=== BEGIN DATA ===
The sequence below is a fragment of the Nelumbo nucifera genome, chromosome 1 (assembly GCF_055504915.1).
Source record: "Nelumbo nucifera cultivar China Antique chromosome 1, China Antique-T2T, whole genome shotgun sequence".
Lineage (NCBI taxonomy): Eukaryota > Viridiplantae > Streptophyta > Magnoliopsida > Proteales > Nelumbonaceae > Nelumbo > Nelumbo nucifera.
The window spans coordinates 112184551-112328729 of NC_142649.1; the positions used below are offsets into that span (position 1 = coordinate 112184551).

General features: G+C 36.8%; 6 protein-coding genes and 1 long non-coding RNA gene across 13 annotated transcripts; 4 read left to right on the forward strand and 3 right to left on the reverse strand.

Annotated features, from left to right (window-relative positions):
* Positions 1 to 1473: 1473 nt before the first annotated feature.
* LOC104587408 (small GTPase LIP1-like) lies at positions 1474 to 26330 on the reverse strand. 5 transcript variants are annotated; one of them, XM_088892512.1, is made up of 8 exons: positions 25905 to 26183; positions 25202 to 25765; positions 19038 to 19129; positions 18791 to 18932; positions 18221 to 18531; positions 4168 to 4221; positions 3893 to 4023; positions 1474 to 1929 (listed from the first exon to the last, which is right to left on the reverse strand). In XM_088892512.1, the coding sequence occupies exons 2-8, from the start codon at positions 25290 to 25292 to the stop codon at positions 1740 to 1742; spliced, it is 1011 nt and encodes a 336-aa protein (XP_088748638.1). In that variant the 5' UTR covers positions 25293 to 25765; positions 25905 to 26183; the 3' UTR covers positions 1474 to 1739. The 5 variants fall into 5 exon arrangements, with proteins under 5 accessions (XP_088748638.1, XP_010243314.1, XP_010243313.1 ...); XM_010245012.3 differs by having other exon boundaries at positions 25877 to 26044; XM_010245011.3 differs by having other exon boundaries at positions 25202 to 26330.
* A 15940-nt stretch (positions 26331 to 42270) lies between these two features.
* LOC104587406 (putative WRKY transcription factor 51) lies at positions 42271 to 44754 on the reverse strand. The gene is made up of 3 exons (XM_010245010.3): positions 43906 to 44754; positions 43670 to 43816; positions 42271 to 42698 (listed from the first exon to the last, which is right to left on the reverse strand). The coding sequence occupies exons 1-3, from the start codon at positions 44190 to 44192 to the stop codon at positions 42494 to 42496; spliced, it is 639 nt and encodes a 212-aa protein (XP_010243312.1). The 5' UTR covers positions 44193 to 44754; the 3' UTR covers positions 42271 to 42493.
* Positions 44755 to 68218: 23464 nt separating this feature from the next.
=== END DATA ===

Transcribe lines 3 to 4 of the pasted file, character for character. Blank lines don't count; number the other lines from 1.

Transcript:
Lineage (NCBI taxonomy): Eukaryota > Viridiplantae > Streptophyta > Magnoliopsida > Proteales > Nelumbonaceae > Nelumbo > Nelumbo nucifera.
The window spans coordinates 112184551-112328729 of NC_142649.1; the positions used below are offsets into that span (position 1 = coordinate 112184551).